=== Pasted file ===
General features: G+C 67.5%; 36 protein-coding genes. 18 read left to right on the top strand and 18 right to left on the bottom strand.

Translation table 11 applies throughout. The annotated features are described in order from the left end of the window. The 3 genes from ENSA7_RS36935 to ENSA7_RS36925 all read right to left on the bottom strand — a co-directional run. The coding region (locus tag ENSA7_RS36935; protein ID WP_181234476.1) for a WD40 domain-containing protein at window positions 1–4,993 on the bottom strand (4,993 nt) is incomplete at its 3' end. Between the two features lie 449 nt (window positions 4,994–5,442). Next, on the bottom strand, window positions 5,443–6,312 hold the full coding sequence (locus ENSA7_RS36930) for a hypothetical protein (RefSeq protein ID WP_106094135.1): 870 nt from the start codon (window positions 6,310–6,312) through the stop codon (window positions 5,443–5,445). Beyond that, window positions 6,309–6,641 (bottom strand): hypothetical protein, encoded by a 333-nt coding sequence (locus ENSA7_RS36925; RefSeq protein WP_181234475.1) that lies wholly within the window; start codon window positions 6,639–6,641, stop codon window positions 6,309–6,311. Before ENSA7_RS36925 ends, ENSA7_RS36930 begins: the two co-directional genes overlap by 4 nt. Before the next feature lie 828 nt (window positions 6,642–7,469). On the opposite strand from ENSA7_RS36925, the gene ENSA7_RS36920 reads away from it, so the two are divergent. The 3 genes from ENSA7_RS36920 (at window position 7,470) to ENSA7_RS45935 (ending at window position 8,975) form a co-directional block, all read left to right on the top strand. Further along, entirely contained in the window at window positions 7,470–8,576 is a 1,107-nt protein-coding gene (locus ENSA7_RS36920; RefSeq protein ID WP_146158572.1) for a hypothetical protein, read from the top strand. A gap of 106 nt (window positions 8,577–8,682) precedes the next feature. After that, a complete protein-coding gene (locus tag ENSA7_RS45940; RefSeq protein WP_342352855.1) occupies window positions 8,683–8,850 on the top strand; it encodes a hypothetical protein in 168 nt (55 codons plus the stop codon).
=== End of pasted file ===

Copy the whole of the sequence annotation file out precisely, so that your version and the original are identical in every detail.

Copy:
General features: G+C 67.5%; 36 protein-coding genes. 18 read left to right on the top strand and 18 right to left on the bottom strand.

Translation table 11 applies throughout. The annotated features are described in order from the left end of the window. The 3 genes from ENSA7_RS36935 to ENSA7_RS36925 all read right to left on the bottom strand — a co-directional run. The coding region (locus tag ENSA7_RS36935; protein ID WP_181234476.1) for a WD40 domain-containing protein at window positions 1–4,993 on the bottom strand (4,993 nt) is incomplete at its 3' end. Between the two features lie 449 nt (window positions 4,994–5,442). Next, on the bottom strand, window positions 5,443–6,312 hold the full coding sequence (locus ENSA7_RS36930) for a hypothetical protein (RefSeq protein ID WP_106094135.1): 870 nt from the start codon (window positions 6,310–6,312) through the stop codon (window positions 5,443–5,445). Beyond that, window positions 6,309–6,641 (bottom strand): hypothetical protein, encoded by a 333-nt coding sequence (locus ENSA7_RS36925; RefSeq protein WP_181234475.1) that lies wholly within the window; start codon window positions 6,639–6,641, stop codon window positions 6,309–6,311. Before ENSA7_RS36925 ends, ENSA7_RS36930 begins: the two co-directional genes overlap by 4 nt. Before the next feature lie 828 nt (window positions 6,642–7,469). On the opposite strand from ENSA7_RS36925, the gene ENSA7_RS36920 reads away from it, so the two are divergent. The 3 genes from ENSA7_RS36920 (at window position 7,470) to ENSA7_RS45935 (ending at window position 8,975) form a co-directional block, all read left to right on the top strand. Further along, entirely contained in the window at window positions 7,470–8,576 is a 1,107-nt protein-coding gene (locus ENSA7_RS36920; RefSeq protein ID WP_146158572.1) for a hypothetical protein, read from the top strand. A gap of 106 nt (window positions 8,577–8,682) precedes the next feature. After that, a complete protein-coding gene (locus tag ENSA7_RS45940; RefSeq protein WP_342352855.1) occupies window positions 8,683–8,850 on the top strand; it encodes a hypothetical protein in 168 nt (55 codons plus the stop codon).